QUOTE(Hyper_Eye @ Feb 23 2010, 06:06 PM)
If someone wants to reverse engineer the packet data for Xbox Live communication they had better intercept as much as they can before April while they can get a complete and accurate picture of what is needed to make the original Xbox work. I honestly don't think that the core of what is required would take an unreasonable amount of work. It is not a terribly complex service. You have a central login component, some bits about the user that are stored at the server including some account information and a friends list, a pretty simplistic messaging system, an equally simplistic voip component, for most games an also very simple master list feature, for some games a matchmaking component much of which may be library side, you have the p2p protocol that is used for a lot of games, and some other common stuff. The most complicated aspects of it are going to be replicating the handshaking between the Xbox and the service which can be potentially minimized since the consoles are all modded ones anyway (although it could be considered that there might be a way to do this so that name resolution changes are done apart from the console so that an unmodded console could participate but that would create a lot more pain.) So there will be some difficulty in cracking encryption and bypassing security (although MS has shown that they were pretty inept at developing reliable security or encryption schemes for the original Xbox) but the core of the service is made up of common components that are implemented in open-source applications up and down the internet lane.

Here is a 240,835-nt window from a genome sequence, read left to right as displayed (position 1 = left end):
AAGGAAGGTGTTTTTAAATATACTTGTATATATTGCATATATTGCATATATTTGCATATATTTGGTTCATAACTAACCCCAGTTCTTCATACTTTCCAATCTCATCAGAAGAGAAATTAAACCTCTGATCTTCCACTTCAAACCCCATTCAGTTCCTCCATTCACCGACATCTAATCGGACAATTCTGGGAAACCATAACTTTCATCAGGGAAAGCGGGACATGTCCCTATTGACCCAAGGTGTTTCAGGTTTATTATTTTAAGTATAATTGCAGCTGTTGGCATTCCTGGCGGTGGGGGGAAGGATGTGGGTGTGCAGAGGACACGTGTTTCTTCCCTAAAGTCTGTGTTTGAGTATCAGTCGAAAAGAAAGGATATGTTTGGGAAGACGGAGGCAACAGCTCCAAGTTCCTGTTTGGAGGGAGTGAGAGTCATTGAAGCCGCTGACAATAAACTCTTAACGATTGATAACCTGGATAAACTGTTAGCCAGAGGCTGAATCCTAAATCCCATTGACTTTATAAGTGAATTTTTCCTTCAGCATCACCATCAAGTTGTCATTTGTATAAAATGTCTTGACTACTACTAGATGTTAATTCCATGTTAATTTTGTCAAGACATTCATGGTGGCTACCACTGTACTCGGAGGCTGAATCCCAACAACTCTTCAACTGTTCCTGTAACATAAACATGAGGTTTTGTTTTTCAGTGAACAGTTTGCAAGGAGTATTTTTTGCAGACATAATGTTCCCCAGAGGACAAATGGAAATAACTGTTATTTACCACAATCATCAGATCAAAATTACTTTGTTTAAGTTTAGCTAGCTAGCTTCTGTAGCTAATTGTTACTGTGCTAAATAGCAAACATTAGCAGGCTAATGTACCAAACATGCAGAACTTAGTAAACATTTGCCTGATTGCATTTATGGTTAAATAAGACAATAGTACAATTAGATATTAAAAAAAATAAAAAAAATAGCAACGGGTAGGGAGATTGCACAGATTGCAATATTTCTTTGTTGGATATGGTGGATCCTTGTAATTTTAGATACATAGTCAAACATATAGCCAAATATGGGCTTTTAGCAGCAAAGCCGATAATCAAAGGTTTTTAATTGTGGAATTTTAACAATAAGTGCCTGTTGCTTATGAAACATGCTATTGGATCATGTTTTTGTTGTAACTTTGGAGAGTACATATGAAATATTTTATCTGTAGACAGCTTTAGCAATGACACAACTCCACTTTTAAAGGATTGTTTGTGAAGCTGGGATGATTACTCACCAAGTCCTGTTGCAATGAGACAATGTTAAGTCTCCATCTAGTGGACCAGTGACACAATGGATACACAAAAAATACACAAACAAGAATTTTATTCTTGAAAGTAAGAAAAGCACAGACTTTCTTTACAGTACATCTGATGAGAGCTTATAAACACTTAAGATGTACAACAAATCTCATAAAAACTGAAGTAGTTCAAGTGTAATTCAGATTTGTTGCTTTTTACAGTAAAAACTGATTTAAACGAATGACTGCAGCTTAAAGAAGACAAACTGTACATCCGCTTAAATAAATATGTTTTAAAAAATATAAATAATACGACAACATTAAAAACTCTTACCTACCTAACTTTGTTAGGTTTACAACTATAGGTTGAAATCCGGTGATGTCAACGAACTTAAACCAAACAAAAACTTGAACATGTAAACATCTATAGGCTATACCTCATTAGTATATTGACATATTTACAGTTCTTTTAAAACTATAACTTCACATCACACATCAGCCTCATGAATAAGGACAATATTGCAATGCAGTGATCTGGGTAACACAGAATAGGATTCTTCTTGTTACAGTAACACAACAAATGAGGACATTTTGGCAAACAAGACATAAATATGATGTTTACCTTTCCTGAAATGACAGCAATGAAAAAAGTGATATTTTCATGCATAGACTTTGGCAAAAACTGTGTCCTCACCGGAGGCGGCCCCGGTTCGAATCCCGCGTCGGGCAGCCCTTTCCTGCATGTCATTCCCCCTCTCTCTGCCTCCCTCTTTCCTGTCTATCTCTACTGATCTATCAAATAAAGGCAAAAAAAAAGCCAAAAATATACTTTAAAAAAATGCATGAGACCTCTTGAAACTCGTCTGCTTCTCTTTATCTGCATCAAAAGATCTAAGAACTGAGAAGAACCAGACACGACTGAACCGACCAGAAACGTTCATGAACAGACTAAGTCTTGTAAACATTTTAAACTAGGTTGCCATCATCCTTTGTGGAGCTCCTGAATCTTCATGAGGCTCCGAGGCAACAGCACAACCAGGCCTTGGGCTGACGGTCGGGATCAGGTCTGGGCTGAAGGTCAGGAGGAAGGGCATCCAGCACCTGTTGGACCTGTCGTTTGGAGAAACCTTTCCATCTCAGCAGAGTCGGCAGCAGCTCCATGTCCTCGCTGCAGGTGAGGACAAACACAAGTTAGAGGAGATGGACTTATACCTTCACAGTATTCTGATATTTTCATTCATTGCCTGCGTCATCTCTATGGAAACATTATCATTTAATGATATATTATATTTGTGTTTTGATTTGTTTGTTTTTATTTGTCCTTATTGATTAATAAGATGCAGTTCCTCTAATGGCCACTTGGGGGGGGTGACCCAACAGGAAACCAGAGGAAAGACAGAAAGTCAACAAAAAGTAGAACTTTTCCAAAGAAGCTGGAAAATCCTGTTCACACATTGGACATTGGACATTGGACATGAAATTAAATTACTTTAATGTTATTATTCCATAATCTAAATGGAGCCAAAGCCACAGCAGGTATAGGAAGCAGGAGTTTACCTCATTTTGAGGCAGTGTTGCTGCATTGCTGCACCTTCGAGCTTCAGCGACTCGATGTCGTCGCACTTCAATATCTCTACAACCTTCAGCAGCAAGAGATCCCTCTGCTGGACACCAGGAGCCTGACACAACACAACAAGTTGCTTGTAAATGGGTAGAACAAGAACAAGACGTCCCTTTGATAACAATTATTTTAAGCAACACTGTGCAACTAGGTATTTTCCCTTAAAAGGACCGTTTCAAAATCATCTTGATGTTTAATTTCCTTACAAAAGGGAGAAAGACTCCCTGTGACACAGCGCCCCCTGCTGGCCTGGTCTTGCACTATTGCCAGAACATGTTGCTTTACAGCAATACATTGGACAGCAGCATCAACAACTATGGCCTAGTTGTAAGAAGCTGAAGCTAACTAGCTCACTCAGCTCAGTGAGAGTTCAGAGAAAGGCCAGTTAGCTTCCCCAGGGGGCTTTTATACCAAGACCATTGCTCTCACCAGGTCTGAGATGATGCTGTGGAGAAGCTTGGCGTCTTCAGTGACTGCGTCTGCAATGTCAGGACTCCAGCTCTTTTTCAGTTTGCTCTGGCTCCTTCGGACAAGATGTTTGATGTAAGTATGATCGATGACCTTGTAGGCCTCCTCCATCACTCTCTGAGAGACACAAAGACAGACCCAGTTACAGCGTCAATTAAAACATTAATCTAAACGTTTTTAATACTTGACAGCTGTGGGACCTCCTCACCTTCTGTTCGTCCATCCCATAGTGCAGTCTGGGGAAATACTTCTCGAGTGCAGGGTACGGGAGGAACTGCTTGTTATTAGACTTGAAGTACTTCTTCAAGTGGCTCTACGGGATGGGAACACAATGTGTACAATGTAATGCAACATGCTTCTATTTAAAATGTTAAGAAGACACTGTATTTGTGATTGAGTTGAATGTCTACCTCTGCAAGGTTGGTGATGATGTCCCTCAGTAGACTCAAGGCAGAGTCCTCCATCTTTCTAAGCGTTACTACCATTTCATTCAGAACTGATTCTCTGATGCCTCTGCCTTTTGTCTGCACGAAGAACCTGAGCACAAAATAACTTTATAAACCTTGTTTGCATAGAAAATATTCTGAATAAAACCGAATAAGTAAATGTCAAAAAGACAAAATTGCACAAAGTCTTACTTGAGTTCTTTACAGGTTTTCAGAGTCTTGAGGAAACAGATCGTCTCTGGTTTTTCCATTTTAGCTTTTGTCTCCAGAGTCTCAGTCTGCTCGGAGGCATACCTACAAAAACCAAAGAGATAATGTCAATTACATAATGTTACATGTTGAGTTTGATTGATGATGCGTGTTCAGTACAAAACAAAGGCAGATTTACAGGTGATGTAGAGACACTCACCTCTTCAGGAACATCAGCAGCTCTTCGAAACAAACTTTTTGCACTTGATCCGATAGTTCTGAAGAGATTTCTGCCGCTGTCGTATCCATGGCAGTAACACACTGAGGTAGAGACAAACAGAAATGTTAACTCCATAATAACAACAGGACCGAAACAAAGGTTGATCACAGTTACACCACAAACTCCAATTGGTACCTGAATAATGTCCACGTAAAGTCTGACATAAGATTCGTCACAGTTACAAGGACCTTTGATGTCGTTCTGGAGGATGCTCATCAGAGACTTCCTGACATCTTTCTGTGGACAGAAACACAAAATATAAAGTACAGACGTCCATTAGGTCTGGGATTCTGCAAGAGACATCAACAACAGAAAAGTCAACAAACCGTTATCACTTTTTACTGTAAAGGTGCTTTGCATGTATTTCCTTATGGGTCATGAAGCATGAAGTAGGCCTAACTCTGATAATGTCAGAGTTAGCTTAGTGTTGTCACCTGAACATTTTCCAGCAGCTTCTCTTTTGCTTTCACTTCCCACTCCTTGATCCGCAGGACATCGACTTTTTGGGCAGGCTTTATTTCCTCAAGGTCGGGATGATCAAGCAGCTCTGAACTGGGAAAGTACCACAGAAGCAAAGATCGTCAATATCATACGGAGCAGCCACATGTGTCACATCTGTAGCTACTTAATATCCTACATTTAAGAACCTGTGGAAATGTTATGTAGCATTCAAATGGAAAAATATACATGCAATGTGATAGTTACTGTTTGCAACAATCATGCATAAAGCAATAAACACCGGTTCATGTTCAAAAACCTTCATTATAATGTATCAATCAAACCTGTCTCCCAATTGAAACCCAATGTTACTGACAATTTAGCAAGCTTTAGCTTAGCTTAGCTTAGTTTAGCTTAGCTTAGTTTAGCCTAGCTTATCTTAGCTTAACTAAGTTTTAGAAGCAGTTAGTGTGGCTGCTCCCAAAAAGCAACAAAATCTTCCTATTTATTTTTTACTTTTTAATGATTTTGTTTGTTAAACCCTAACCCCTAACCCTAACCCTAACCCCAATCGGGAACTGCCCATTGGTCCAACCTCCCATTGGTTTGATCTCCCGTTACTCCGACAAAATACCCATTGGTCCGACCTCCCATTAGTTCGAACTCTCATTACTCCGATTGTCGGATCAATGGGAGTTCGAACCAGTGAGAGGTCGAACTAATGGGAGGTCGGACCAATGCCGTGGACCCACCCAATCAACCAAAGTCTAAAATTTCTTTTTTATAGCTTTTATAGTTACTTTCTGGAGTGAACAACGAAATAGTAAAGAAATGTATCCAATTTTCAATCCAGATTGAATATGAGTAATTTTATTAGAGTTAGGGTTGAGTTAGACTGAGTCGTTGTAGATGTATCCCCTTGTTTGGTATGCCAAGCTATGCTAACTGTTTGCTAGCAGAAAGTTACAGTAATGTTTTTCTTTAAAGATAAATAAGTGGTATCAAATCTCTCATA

The greater risk here is the potential for legal action on the part of MS. But I think that there could be a potential argument that MS stopped providing a core service for the original Xbox that was a large part of the products appeal and that the defendant simply stepped in to provide a replacement service. This sort of thing has happened a million times in the past. There are online games going way back that are playable online using something other than the original service provided. It has even been done with consoles as you can play PSO on the Dreamcast to this very day and that is because people in the community stepped up and replaced the discontinued service. Of course the best way to be immune from any legal issues is to have the service running in a country that isn't likely to entertain any legal disputes... a safe haven of sorts.
The alternative is that Live on the original Xbox goes the way of Sega Channel. How many of you remember that? I do. It was awesome. It is forever gone.
pso days i help make that possible... "broomop" the best way to make this work is maybe removing the encryption totally for now or dumping it unencrypted so that you can at least make it easier to dump and make the server and then add your own crypt after.This post has been edited by Brooshop: Mar 2 2010, 05:10 AM